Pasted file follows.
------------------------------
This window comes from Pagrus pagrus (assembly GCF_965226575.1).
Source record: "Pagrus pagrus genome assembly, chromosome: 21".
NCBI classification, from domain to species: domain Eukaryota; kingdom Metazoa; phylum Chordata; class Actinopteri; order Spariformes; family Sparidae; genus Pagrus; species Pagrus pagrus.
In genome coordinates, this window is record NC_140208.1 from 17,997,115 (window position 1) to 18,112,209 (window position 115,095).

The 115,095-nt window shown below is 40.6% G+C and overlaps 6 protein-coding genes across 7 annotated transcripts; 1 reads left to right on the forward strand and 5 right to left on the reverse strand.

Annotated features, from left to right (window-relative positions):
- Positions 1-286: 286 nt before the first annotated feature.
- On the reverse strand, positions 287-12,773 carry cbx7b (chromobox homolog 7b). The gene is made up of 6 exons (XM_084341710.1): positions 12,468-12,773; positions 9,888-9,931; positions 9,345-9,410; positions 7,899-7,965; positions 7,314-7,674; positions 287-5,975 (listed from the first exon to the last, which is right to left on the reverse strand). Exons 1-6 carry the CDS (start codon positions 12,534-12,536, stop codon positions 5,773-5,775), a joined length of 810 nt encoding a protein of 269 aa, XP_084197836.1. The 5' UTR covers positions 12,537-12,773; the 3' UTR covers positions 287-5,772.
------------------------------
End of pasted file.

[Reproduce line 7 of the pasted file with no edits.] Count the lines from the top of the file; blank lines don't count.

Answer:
- Positions 1-286: 286 nt before the first annotated feature.